Trying to publish a book about contemporary society is a risky proposition, as conditions change so quickly that the book may be obsolete before it is published. Nevertheless, every now and then a book comes along that not only provides a snapshot of a society at a certain point in time but also illuminates the past and points the way to the future. Such a book was The Lonely Crowd; a Study of the Changing American Character, by David Riesman (with Nathan Glazer and Reuel Denney). The book came out in 1950 but remains relevant today, and though it does not deal with the gender war, if offers many insights into the rise of feminism.
In essence, the thesis of Riesman’s book was simple. He divided societies into three types:
1) The Traditional Society has not been the norm in western society (aside from ethnic enclaves such as Hasidic Jews and the Amish), arguably, since the Renaissance, though it has been the norm throughout most of recorded history. Now it exists mainly in the Third World, where birth and death rates are high. In essence, people in such a society follow the rules that have always existed in their society. No social engineering needed. Our society ain’t broke, so why fix it? If it was good enough for our ancestors, it’s good enough for us. Falling away from traditions invites shunning and shaming by one’s peers. Obviously, even in a Traditional Society, things do change over time, albeit slowly and perhaps imperceptibly to those who belong to it.
2) The ethos of the Inner-Directed Society coalesced during the industrial revolution, a time of rapidly growing populations. According to Riesman, this inner-directedness “is implanted early in life by the elders and directed toward centralized but nonetheless inescapably destined goals.” (Think Protestant Work Ethic.) Riesman compares the inner-directed man to a gyroscope that, once set in motion, remains in motion. Such a man is productive, goal-oriented, and capable of going it alone when necessary. The inner-directed man doesn’t really care about what his peers think, so he cannot be shamed (thought he might be disappointed in himself if he fails to live up to his own expectations). He may act “conservative,” but he is not dependent on traditions. Indeed, his mission in life may be to bring about change on a Promethean scale. A number of inventors (e.g., Nikola Tesla, Alexander Graham Bell, Thomas Edison, the Wright Brothers) were inner-directed types. So were the captains of industry (e.g., Andrew Carnegie, Henry Ford, Harvey Firestone) and the railroad builders (e.g., Charles Crocker, Henry Flagler, Jay Gould, Edward Harriman, Mark Hopkins, Collis Huntington, Leland Stanford).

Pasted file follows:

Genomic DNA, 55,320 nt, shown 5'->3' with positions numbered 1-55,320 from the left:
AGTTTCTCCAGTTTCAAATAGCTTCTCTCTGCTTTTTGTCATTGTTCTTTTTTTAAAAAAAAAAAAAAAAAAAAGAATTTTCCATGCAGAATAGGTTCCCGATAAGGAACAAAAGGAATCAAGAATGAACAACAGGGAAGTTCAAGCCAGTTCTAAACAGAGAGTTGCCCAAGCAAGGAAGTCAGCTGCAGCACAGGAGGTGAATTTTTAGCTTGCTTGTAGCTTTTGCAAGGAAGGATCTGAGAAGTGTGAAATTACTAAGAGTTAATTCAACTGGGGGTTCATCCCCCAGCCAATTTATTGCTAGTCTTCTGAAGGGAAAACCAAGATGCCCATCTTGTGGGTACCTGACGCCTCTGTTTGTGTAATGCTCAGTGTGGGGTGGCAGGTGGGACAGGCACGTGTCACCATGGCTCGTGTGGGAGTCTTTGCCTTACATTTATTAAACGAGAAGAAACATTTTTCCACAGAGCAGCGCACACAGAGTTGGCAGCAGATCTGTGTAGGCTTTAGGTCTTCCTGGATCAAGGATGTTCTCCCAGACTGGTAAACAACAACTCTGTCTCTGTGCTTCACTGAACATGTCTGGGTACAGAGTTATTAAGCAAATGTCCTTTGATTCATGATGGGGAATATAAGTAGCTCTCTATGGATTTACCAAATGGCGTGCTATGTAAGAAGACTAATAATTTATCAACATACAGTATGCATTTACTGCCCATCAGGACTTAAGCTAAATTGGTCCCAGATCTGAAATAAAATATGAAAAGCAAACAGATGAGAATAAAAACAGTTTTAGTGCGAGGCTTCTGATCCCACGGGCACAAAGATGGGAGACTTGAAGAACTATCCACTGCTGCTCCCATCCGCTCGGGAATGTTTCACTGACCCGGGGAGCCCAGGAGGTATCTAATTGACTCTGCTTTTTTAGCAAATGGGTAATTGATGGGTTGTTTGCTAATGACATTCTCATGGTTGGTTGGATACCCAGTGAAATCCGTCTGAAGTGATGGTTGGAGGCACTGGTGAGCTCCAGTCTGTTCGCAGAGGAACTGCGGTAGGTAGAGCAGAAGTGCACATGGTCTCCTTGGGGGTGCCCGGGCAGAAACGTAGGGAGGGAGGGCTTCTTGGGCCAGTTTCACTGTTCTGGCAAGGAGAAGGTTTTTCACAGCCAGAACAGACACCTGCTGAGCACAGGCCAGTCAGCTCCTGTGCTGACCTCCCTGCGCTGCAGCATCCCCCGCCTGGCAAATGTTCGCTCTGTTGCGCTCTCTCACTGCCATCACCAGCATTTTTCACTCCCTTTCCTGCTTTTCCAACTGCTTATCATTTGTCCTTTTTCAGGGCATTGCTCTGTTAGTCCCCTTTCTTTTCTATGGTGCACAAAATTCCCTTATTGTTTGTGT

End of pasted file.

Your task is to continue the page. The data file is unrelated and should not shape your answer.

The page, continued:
3) In contrast with the inner-directed man, the other-directed man is far more interested in the opinions of his peers, than the values of his elders. He may not have a gyroscope, but he has “radar” that picks up on what other people are thinking, feeling, and doing. He not only picks up signals from other people, he seeks approval from them; his lifestyle is more important than his work; what he does is not as important as what he consumes. All but predicting the rise of social media, Riesman observed that other-directed people are “capable of a rapid if sometimes superficial intimacy with and response to everyone.” The other-directed man may be more flexible than the traditional or inner-directed man, but he also suffers more from anxiety because the sands are always shifting and he’s never sure of his footing. For that reason, the members of an other-directed society are much easier to manipulate than those of the traditional or inner-directed societies. The Other-Directed Society is marked by material abundance and population decline.